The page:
Saturday, June 5, 2010
Review – Repast
June 6, 2010
Repast – Japan, 1951
Mikio Naruse’s Repast takes place in an area of Osaka, Japan, that is apparently so far from the city’s bustling downtown district that it feels more like a small town than a major city. Jobs are hard to come by, and one resident has turned to selling rice door to door to eke out a living. The only one who seems to have it easy is the mistress of a successful businessman. The residents of the area are also having to cope with a society that is rapidly changing. Many of its young residents wear Western clothes and are beginning to display values that are considered much more Western than Eastern. I wonder if these Western values are in conflict with what people often do during times of great economic difficulty. After all, given a choice between someone they love who is poor and someone who they might be able to like later on but who can support them financially now, many independent-minded people, I imagine, would have a hard time automatically listening to their heart.
Repast is the story of a marriage in trouble. We first meet Michiyo Okamoto (Setsuko Hara), who through narration explains that she and her husband, Hatsunosuke (Ken Uehara), have been married for five years and that after three years they moved from Tokyo to Osaka. In Osaka, her dreams of having an exciting, easy life faded, replaced by hours of mundane housework often done in complete solitude. In addition, according to Michiyo, her husband hardly notices her anymore. In the film’s opening scene, Hatsunosuke sits in the living room reading the newspaper, looking up only to ask his wife, “Is breakfast coming?” Their conversation doesn’t improve much from there. Later that day, Hatsunosuke’s much younger niece Satoko (Yukiko Shimazaki) arrives unexpectedly from Tokyo. The change in Hatsunosuke’s demeanor is immediately apparent. He finds himself smiling more and seems much more energetic. I suppose part of the reason for this is that Satoko breaks the monotony that had existed before her arrival. That she openly flirts with her uncle is an added bonus. Eventually, Michiyo decides that she has had enough and returns to her family in Tokyo to think things over.
Repast tells a story that on the surface seems rather simple. I suspect that the reason it appears so is that the first scene is shown from Michiyo’s point of view, and therefore it causes us to initially accept what she tells us about Hatsunosuke as fact. However, as the film’s perspective widens, we see that there is more to Hatsu that what Michiyo sees. In fact, he has many admirable qualities. He is hardworking during a time of high unemployment, faithful even when given the opportunity to cheat, and observant of others’ feelings. He seems well aware of the effect his cousin’s presence is having on his wife. He simply doesn’t know what to do. It seems rude to ask her to leave, but it may be disrespectful to allow her to continue staying with them.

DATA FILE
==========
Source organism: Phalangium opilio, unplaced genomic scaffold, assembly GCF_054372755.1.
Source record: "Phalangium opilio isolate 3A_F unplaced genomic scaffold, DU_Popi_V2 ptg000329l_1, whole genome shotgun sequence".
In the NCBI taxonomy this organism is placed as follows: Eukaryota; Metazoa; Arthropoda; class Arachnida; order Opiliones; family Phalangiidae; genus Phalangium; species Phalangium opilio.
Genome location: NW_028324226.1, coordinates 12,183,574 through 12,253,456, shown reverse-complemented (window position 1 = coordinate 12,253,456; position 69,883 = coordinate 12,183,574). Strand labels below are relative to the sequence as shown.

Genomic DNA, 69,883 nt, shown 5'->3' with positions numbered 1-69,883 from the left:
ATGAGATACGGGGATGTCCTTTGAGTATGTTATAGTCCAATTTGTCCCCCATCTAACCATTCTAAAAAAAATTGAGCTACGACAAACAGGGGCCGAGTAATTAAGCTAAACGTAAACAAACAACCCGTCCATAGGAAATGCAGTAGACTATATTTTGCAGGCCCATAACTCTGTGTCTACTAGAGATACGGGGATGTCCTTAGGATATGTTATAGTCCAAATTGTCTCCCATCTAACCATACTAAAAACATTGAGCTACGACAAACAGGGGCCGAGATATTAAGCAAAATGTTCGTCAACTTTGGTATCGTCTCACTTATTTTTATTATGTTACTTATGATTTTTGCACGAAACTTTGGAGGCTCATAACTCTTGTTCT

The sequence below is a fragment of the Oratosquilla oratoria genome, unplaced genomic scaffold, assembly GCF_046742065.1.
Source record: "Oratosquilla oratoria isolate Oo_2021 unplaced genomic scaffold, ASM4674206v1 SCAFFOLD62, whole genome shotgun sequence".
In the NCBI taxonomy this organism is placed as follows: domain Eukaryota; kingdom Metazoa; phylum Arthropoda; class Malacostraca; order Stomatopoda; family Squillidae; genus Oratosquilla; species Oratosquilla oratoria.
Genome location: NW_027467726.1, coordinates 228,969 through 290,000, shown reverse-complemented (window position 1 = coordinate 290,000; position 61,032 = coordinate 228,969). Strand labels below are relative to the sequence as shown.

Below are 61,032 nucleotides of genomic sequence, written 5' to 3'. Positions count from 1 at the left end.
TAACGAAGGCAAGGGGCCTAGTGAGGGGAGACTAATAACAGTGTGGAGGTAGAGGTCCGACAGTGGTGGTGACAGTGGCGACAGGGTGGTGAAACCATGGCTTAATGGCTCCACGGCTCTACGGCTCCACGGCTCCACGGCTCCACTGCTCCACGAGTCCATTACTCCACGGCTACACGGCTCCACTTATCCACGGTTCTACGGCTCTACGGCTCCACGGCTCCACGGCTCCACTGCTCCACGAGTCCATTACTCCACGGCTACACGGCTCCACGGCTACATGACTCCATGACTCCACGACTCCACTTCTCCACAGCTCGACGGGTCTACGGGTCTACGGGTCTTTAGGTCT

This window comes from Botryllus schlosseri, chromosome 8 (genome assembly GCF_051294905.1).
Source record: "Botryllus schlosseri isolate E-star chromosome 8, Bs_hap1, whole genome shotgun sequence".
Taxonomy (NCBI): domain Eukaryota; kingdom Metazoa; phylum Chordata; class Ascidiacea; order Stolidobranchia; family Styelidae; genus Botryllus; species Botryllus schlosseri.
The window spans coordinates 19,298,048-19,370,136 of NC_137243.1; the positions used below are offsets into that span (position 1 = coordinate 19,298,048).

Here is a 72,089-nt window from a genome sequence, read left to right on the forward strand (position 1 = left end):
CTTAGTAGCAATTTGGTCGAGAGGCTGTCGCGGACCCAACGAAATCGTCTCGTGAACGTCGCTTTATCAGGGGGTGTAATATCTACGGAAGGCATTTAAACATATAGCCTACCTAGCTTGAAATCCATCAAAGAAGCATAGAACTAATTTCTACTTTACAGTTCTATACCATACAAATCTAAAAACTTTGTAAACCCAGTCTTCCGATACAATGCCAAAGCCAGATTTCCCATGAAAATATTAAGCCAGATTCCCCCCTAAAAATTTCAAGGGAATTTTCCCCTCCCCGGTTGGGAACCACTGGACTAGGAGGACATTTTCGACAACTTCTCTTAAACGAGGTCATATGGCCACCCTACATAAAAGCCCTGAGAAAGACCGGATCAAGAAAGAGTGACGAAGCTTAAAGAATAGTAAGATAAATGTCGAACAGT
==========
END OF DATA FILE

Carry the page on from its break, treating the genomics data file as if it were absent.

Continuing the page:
Repast, like his later film Sound of the Mountain, takes places in a Japan still greatly affected by World War II. Crime has risen, and women far outnumber men, a fact that may have caused Michiyo to get married a bit earlier than her and her family would have liked. We also get the impression that there is a great deal of competition for available men and that Hatsu would probably not have too much trouble getting married again if Michiyo indeed left him. In Tokyo, Michiyo runs into an old friend whose husband is still listed as missing from the war. With a child to take care of and her government aid ending in two months, her friend’s future seems bleak. In another scene, we see throngs of people lined up outside the unemployment office. Their slow heavy walk gives us the impression that they’ve been lining up like this for some time now. Clearly, starting over will not be easy for Michiyo. There is another problem. Perhaps in other, more prosperous times, Michiyo’s family would be more supportive of her decision to leave Hatsu. However, under these circumstances, they are unanimous in their belief that she should return to Osaka and to her life with Hatsu.
Despite these interesting subplots and the empathy I had for Michiyo, I always felt that I knew exactly how the film would end, and unfortunately, I wasn’t wrong. However, exactly why it happens is up for debate. Is it the result of Michiyo rediscovering her passion and hopes, or is it a response to the realization that she has few other options? Has she simply resigned herself to the fact that this is what her life is going to be like? There’s evidence to support both viewpoints. Being a romantic by nature, I wanted to accept the rosier perspective, yet I found myself drawn toward the more pessimistic one. This was despite my newfound respect for Hatsu, who by the end of the film sees his wife from an entirely new perspective.
Repast requires patience, as it moves at a rather deliberately slow pace. However, what it lacks in pacing, it makes up for in fascinating characters and situations. In addition, Naruse gets excellent performances from his cast. Repast is also a very timely film. Watching it now, I couldn’t help but recall an article I read about the increase divorce rate among retirees in Japan. According to the article, many of these divorces stemmed from retired husbands returning to a house they had hardly spent time in and to wives they barely knew and expecting to be taken care of. The men were apparently completely caught off guard by their wives’ response. They shouldn’t have been, though. Films and books like Repast had already shown how unhappy people could be in such an arrangement. Why would it have been different fifty years later? (on DVD in Region 2 and 3; the Region 3 DVD does not have English subtitles)
3 and a half stars
*Repast is in Japanese in English subtitles.